Late Night Horrorshow Open Thread: “Living in the Awful Parts of the Past”

In case y’all were wondering why the NYTimes is dutifully whitewashing “nice” Midwestern Nazis, yet again…


I, for one, think it is time and past time that Iowa lose its first-in-the-nation-caucus status, because they don’t deserve it, and I want Rep. Steve “Pig Muck” King to get his full credit for the loss of all those media-tourist dollars.

Where I took my title here from:

71 replies
  1. 1
    Adam L Silverman says:

    I’ll just leave this here:

    Special counsel for the US Department of Justice Robert Mueller is investigating an attempt by President Donald Trump’s son-in-law Jared Kushner to block the passage of UN Security Council Resolution 2334 condemning Israeli settlement activity, according to The Wall Street Journal.

    The probe is part of a larger investigation by Mueller into Kushner and his conversations with foreign leaders, including Israelis, during the two-month transition period between the November election and the time Trump took office. Under the Obama administration, the United States abstained and the only one of 14 countries on the UNSC not to approve the December 2016 measure. But the decision not to use its veto power to block the move, something it also did in 2011, was widely seen as a form of tacit approval of the resolution by the Obama administration.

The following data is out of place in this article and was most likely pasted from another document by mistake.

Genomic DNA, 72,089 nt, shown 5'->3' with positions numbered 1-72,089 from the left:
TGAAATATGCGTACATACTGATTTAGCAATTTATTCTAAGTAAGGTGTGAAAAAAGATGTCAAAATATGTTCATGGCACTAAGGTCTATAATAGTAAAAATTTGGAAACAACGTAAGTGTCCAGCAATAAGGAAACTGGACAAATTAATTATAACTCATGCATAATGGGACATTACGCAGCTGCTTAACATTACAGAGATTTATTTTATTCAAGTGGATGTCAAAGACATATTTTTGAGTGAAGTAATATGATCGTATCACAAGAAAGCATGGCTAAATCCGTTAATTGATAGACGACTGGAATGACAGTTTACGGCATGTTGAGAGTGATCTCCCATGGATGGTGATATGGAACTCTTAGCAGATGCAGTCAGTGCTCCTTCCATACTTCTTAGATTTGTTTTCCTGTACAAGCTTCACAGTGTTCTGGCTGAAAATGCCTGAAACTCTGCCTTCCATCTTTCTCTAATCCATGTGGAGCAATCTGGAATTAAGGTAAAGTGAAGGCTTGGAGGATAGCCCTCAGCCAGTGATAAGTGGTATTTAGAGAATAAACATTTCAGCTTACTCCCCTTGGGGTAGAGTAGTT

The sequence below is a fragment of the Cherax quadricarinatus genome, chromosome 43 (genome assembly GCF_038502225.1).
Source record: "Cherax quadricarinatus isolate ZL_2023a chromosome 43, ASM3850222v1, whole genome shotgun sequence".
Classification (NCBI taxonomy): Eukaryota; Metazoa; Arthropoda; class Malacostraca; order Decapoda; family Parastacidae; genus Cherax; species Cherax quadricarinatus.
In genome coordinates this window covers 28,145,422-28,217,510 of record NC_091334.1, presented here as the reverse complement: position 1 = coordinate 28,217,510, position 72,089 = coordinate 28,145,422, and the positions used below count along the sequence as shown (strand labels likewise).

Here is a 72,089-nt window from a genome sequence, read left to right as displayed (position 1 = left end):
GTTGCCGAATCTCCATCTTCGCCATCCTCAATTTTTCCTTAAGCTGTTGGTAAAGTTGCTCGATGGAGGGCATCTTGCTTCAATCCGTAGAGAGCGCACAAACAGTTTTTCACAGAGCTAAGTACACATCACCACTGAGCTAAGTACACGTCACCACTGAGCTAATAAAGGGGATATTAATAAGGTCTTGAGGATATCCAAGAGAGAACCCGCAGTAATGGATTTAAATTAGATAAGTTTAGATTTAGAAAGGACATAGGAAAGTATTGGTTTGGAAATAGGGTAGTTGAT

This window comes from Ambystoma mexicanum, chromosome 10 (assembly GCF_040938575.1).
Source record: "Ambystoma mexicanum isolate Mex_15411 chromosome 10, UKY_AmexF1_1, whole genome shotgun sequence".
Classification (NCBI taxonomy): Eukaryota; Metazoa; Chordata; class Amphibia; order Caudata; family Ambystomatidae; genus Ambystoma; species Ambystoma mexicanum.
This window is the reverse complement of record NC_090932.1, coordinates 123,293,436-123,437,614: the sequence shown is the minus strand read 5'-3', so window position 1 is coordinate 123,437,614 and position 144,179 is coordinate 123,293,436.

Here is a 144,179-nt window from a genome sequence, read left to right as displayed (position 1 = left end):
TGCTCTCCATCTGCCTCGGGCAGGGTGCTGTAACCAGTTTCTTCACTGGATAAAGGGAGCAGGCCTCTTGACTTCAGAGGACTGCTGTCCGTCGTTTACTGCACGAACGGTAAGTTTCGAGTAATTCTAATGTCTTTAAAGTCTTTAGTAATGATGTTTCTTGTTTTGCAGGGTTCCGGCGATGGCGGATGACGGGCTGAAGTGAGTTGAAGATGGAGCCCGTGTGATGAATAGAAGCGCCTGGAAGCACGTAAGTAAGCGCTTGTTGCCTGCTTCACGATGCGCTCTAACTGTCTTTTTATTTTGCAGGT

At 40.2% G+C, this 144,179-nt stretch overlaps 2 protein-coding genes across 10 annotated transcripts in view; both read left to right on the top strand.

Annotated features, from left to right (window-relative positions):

2. 2
    MomSense says:

    @Adam L Silverman:

    I was not expecting this to be the probe.

  3. 3
    debbie says:

    Can Israel take the Fifth?

  4. 4
    Spaniell says:

    Peasants, pheasants, let us call the whole thing off.

  5. 5
    Peale says:

    You do have to admit, defending western civilization is profitable. I mean, look at how rich Orban and his cronies are becoming, all in the name of saving Hungary from Muslims and homos and a wealthy Jew.

  6. 6
    Adam L Silverman says:

    @MomSense: It is one part of his overall larger probe.

  7. 7
    Adam L Silverman says:

    @debbie: Sure, knowing the demographics it’ll likely be of slivovitz.

  8. 8
    Another Scott says:

    @Adam L Silverman: Weird.

    I don’t get the WSJ, and I see you gave the whole JP story. Nothing anywhere else that I’ve seen…

    Surely there is something more there. Kushner has no direct authority, so his opinion is nothing more than an opinion, so I’m not seeing why Mueller would care. There must be something more going on…


  9. 9
    Corner Stone says:

    @Adam L Silverman: Is this an, “OOOHHHH, SNAP!” type moment? Or an, “Hmmmm…well, WTF?” type moment?

  10. 10
    Corner Stone says:

    Is Orban going to pay people to have kids?

  11. 11
    ruemara says:

    Well. That’s a very clear idea of who he is. I suppose we can say we are now blessed that these folks feel no need to be demure. I would prefer a winning lottery ticket.

  12. 12
    Matt McIrvin says:

    You’re sure he isn’t living in the awful parts of the future?

  13. 13
    Adam L Silverman says: